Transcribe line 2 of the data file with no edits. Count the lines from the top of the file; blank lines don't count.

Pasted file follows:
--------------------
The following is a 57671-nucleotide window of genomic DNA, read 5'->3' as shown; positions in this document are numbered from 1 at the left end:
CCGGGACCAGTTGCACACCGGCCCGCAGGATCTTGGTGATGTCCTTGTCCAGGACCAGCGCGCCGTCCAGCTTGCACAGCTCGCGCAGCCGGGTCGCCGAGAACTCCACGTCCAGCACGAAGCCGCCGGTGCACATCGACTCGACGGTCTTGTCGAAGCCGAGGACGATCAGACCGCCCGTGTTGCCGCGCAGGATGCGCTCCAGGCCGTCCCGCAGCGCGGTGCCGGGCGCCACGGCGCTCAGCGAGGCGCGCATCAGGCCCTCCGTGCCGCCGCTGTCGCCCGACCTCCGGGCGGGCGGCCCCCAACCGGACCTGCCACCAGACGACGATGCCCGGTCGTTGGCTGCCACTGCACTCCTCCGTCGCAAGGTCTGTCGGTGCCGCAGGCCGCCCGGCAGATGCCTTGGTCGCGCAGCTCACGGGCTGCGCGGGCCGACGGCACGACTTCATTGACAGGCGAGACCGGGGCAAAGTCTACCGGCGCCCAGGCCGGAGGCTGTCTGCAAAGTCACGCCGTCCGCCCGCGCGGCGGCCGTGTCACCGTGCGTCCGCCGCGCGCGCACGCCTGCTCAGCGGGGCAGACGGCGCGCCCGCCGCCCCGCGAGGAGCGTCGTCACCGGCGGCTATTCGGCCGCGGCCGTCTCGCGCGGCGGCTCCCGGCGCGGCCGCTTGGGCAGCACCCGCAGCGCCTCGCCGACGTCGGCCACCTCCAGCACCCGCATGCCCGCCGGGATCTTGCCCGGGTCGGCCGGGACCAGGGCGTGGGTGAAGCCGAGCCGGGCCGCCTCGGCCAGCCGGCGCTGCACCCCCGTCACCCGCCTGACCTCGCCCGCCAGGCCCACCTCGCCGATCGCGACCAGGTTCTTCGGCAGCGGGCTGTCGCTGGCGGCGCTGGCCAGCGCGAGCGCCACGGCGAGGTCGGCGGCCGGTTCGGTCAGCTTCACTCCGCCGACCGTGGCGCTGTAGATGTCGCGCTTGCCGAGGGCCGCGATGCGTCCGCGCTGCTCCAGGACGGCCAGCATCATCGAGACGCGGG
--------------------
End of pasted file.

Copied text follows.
CCGGGACCAGTTGCACACCGGCCCGCAGGATCTTGGTGATGTCCTTGTCCAGGACCAGCGCGCCGTCCAGCTTGCACAGCTCGCGCAGCCGGGTCGCCGAGAACTCCACGTCCAGCACGAAGCCGCCGGTGCACATCGACTCGACGGTCTTGTCGAAGCCGAGGACGATCAGACCGCCCGTGTTGCCGCGCAGGATGCGCTCCAGGCCGTCCCGCAGCGCGGTGCCGGGCGCCACGGCGCTCAGCGAGGCGCGCATCAGGCCCTCCGTGCCGCCGCTGTCGCCCGACCTCCGGGCGGGCGGCCCCCAACCGGACCTGCCACCAGACGACGATGCCCGGTCGTTGGCTGCCACTGCACTCCTCCGTCGCAAGGTCTGTCGGTGCCGCAGGCCGCCCGGCAGATGCCTTGGTCGCGCAGCTCACGGGCTGCGCGGGCCGACGGCACGACTTCATTGACAGGCGAGACCGGGGCAAAGTCTACCGGCGCCCAGGCCGGAGGCTGTCTGCAAAGTCACGCCGTCCGCCCGCGCGGCGGCCGTGTCACCGTGCGTCCGCCGCGCGCGCACGCCTGCTCAGCGGGGCAGACGGCGCGCCCGCCGCCCCGCGAGGAGCGTCGTCACCGGCGGCTATTCGGCCGCGGCCGTCTCGCGCGGCGGCTCCCGGCGCGGCCGCTTGGGCAGCACCCGCAGCGCCTCGCCGACGTCGGCCACCTCCAGCACCCGCATGCCCGCCGGGATCTTGCCCGGGTCGGCCGGGACCAGGGCGTGGGTGAAGCCGAGCCGGGCCGCCTCGGCCAGCCGGCGCTGCACCCCCGTCACCCGCCTGACCTCGCCCGCCAGGCCCACCTCGCCGATCGCGACCAGGTTCTTCGGCAGCGGGCTGTCGCTGGCGGCGCTGGCCAGCGCGAGCGCCACGGCGAGGTCGGCGGCCGGTTCGGTCAGCTTCACTCCGCCGACCGTGGCGCTGTAGATGTCGCGCTTGCCGAGGGCCGCGATGCGTCCGCGCTGCTCCAGGACGGCCAGCATCATCGAGACGCGGG